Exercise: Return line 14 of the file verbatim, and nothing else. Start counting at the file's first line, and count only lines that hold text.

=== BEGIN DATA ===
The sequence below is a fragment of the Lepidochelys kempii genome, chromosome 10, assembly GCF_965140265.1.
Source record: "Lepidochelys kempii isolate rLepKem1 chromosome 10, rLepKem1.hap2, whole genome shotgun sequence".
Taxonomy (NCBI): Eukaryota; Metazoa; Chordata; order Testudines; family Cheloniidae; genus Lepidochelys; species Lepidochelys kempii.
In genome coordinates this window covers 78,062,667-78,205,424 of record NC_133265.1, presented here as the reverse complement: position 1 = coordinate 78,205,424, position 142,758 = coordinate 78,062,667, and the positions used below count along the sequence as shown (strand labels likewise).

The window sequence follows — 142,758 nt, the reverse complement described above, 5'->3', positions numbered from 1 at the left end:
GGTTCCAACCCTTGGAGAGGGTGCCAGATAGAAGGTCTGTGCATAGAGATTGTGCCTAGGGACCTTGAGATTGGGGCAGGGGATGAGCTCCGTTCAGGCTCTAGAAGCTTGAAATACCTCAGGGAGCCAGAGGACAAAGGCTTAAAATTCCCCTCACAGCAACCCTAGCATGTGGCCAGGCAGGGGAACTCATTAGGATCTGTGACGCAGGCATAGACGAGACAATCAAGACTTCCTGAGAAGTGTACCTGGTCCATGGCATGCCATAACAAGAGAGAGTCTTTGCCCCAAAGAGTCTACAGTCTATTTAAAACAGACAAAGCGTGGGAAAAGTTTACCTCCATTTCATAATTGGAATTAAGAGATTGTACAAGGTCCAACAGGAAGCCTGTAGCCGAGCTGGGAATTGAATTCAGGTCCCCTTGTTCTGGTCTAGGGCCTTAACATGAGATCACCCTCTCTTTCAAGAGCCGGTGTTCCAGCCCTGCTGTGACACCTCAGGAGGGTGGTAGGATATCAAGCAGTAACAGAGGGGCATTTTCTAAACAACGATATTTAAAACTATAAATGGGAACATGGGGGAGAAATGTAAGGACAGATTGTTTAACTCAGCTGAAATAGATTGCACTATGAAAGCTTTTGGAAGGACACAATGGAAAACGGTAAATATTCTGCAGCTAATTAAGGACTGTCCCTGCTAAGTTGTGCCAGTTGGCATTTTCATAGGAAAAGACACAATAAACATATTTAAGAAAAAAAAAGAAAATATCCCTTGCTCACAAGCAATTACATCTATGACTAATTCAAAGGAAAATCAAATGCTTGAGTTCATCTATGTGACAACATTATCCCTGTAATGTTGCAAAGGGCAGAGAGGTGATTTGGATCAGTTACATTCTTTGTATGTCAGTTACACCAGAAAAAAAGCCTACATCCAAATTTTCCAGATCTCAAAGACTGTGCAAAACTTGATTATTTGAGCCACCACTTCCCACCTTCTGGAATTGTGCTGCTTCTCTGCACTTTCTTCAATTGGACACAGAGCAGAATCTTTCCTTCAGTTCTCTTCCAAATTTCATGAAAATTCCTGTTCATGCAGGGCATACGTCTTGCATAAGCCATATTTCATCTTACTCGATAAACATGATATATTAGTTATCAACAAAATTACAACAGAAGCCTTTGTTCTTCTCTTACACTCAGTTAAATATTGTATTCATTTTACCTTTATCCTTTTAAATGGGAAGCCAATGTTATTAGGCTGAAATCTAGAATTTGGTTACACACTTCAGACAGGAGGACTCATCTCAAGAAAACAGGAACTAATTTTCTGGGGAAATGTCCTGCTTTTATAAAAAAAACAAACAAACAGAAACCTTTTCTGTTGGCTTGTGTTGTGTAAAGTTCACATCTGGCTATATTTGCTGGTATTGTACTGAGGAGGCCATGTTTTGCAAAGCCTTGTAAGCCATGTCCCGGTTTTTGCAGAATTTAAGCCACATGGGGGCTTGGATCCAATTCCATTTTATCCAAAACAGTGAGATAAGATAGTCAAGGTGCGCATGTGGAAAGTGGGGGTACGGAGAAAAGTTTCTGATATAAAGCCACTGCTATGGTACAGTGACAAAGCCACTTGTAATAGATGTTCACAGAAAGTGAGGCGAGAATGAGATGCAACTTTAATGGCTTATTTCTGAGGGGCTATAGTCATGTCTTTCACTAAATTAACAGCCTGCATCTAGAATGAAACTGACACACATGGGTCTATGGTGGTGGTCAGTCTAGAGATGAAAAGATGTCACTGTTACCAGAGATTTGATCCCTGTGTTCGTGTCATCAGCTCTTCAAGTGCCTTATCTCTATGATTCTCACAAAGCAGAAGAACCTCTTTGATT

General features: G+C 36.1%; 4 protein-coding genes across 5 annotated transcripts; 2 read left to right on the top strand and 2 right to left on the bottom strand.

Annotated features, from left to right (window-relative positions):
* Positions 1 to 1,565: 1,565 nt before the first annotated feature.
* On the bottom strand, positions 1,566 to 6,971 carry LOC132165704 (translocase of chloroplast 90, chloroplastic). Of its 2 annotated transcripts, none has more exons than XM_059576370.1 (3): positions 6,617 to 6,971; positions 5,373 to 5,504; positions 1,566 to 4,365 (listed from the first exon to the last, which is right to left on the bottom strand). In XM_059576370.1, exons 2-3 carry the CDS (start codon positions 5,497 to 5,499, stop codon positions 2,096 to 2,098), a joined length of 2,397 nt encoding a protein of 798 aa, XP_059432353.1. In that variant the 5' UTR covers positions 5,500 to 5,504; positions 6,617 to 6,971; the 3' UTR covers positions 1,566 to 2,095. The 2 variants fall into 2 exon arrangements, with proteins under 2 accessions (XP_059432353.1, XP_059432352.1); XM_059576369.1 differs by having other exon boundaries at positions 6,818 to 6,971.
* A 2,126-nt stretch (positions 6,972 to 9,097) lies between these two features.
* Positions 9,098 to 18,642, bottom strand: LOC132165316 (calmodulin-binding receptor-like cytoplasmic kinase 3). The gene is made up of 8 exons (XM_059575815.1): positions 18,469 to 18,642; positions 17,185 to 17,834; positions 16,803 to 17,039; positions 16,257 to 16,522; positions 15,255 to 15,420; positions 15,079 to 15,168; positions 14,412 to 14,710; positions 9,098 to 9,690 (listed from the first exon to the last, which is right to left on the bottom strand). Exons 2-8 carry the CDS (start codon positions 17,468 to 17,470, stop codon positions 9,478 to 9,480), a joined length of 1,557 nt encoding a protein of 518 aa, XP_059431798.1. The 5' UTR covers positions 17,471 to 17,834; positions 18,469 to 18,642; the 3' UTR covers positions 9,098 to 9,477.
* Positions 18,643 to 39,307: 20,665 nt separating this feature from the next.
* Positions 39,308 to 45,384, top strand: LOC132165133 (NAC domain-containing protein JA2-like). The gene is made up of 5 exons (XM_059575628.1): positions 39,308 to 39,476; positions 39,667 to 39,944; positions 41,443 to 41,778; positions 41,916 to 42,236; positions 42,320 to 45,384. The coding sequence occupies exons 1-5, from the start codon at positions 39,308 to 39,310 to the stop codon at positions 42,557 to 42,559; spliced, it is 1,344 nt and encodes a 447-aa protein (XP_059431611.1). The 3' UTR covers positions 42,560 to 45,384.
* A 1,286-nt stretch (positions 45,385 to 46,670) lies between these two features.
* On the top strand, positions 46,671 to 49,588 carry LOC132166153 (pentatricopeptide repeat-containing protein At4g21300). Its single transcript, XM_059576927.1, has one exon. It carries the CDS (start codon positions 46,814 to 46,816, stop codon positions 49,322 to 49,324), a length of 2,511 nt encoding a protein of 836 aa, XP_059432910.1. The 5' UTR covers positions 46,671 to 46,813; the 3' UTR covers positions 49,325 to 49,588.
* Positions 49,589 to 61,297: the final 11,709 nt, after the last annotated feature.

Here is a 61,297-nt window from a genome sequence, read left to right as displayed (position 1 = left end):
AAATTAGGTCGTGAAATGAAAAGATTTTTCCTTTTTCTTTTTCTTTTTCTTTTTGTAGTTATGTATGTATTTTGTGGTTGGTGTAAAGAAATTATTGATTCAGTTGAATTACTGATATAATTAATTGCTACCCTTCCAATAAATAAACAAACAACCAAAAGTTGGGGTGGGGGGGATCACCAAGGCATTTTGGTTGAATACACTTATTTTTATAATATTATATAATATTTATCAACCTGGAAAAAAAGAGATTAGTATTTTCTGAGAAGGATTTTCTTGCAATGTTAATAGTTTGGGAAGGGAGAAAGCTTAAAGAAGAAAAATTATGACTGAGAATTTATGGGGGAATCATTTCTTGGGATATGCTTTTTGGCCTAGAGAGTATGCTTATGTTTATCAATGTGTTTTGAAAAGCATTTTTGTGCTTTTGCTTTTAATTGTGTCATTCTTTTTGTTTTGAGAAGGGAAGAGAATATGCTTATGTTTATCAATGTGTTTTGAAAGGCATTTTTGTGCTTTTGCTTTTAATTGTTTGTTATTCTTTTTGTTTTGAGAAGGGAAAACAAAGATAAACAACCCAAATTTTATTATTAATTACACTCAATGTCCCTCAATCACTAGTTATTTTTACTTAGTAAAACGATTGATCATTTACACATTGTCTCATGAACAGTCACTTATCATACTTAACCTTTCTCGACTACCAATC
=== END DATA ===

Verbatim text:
* Positions 39,308 to 45,384, top strand: LOC132165133 (NAC domain-containing protein JA2-like). The gene is made up of 5 exons (XM_059575628.1): positions 39,308 to 39,476; positions 39,667 to 39,944; positions 41,443 to 41,778; positions 41,916 to 42,236; positions 42,320 to 45,384. The coding sequence occupies exons 1-5, from the start codon at positions 39,308 to 39,310 to the stop codon at positions 42,557 to 42,559; spliced, it is 1,344 nt and encodes a 447-aa protein (XP_059431611.1). The 3' UTR covers positions 42,560 to 45,384.